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How To Use Star Murrini Cane

If you’ve never used murrini in cane form this blog post will hopefully answer all of your questions. If not leave a comment and I’ll answer any questions you may have on this technique.

These little stars are great for adding character to your holiday beads (Halloween, Christmas) and landscape beads.

Using Our Star Cane:

Unlike larger murrini that is used in slices, our star cane is meant to be used right off the cane. This is only possible up to a certain diameter, too big of a murrini and the image will not transfer correctly to your work. Our star murrini cane works perfectly using the “snap off” technique that I’m about to show you.

You will need:

104coe Star Murrini Cane

104coe Rod or Stringer of Clear (optional)

black glass rod in torch flame

Murrini Placement

Start by creating your bead and adding any design elements you wish. Here I’m just using an example paddle as I couldn’t find my mandrels to make a bead at the moment.

When you are ready to start placing your murrini stars decide where you want the first star to go. Heat that section until it is nice and glowing. Doesn’t have to be soupy hot but it has to be able to accept being manipulated.

pushing murrini into glass

Pokey poke

Grab your star murrini cane and quickly push it into the spot that you heated. Too get the most out of your cane it’s important to remember not to shove the cane in so far that you’re wasting valuable millimeters.

It may be a good idea to practice a couple of times on a paddle like I’m using to get a feel for the technique before using this on a bead that you spent hours creating.

murrini chip in glass

Embedded Murrini

After poking the cane into your bead hold the cane there and let the area that you heated to set back up.

Once it cools back down again, all you need to do is quickly snap the can to one side. If done properly this will leave one embedded star murrini chip in your bead. Neat!

add murrini to glass

Adding more stars

At this point you have the option of placing a dot of clear over the chip to give the murrini a lens. Alternatively and my chosen preference, just leaving as is and continue on imbedding more chips.

Keep repeating the steps of re-heating a section, poking the star cane in, and snapping off.

Try not to get too close to any previously placed stars. If you get to close with your “poking” you run the chance of smearing one of the chips (which I actually managed to do, oops!).

Star murrini in black glass paddle

Oh my stars!

Here I have all the star chips placed and it’s ready to be finished off. It looks quite messy and bad now but once you complete the last step everything will come together and you’ll have a starry sky.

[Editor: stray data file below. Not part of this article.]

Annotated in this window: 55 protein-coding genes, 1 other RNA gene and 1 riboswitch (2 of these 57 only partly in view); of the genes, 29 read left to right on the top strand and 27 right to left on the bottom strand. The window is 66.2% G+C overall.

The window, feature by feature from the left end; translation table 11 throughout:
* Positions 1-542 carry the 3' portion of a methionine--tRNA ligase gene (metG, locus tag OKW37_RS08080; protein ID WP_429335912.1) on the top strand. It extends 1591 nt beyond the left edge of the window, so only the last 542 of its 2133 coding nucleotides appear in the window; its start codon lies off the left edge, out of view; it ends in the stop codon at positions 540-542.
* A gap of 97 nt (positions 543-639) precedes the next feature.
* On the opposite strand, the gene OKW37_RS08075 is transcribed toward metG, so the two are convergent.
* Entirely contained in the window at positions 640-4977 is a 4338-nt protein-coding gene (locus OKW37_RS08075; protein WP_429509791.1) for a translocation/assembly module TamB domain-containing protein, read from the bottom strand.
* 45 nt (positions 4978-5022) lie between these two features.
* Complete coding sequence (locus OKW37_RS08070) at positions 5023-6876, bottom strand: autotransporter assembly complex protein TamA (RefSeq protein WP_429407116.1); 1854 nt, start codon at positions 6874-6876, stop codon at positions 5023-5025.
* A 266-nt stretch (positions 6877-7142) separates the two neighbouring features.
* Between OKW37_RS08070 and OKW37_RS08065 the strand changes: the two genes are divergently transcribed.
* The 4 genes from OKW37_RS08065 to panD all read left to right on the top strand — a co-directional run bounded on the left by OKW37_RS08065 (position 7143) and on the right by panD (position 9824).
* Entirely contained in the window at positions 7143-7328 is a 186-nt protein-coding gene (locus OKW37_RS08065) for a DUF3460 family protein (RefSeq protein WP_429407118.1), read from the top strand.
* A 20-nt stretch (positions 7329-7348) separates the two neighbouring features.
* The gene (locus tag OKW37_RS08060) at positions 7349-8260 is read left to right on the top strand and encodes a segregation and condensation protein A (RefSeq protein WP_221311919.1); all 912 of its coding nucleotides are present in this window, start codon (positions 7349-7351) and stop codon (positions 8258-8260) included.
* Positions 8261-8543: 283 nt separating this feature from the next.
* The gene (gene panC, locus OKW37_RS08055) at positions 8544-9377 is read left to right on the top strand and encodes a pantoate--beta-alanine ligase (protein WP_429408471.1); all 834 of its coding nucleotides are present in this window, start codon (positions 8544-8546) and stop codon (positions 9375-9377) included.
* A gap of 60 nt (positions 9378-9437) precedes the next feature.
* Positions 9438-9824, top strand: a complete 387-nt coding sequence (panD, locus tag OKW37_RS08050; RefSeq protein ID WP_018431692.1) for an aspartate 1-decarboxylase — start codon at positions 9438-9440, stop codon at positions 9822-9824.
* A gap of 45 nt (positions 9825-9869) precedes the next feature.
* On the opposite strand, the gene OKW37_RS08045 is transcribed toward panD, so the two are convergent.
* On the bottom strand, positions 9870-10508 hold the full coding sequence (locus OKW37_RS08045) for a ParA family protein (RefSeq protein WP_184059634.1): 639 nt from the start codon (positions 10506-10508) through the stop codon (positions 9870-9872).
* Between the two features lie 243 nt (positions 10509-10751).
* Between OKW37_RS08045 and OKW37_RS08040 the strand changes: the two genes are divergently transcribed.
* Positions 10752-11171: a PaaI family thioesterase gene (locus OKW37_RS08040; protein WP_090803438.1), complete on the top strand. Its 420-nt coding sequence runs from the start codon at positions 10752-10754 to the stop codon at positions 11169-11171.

star murrini in glass example

Finish him!

After you finish placing all the stars into your bead all that is left to do is reheat the whole piece until everything levels back out. If you did not place clear above the chips the stars will shrink in size a bit due to the glass having to fill itself back in.

While I was taking these photos I was just about out of propane so I had to go through the steps rather fast. The finished look is a bit lumpy but hopefully this will give you a good handle on how to use our star murrini canes.

If you have any questions please leave them in the comments and I’ll do my best to answer them.

On a side note…If you’ve used our star cane before or do in the future, I would love to see your beads! I may even update this post with pictures of your beads and include them as examples in the store listing as well. Just send your photos to joe[at]

Have fun!

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Say Hello To My Little Studio

black glass tube bead with feathered middle

Every time we move it seems that my studio gets smaller and smaller. Either that or my glass multiplies in-between our moves.

We moved to a new house about two months ago, a real fixer upper. The basement was a pretty decent size. That is until we filled it with all our boxes. Over the course of the next 3 years we’ll be gutting the whole house and redoing everything. So that means the majority of our things will stay packed during that time. More boxes means less space for me.

This was the mess my soon to be studio space was shortly after we finished moving in. Pretty much the whole basement looked like what you see in the photo with little paths leading to the stairs. I wasn’t quite sure how this was all going to work, but I had to start somewhere so I could get back to work as quickly as possible.

You’re probably thinking “how on earth is this going to get organized!?” I was saying much of the same thing for at least a couple of hours. I figured every good plan has to start somewhere, I just had to find that starting point.

A wave of the magic wand and everything is unpacked and situated where it should be. OK I wish it were that easy! After about a week of sorting everything out, building shelves, and digging through boxes trying to find that one thing I need, I was back in business.

The couple of weeks of forced vacation that I was on was nice but getting back to work in my shiny new studio felt really good.

Not everything is where I want it to be but I can deal with that another day. Firing up the torch again after not being able to melt glass for a while was like eating that favorite food you treat yourself to on a rare occasion.

One of the things I do like about my new studio, even though it’s smaller it has lots of natural light during the day thanks to the huge glass block windows in the basement. So much better than working in a dark dungeon like my last studio setup at the old house.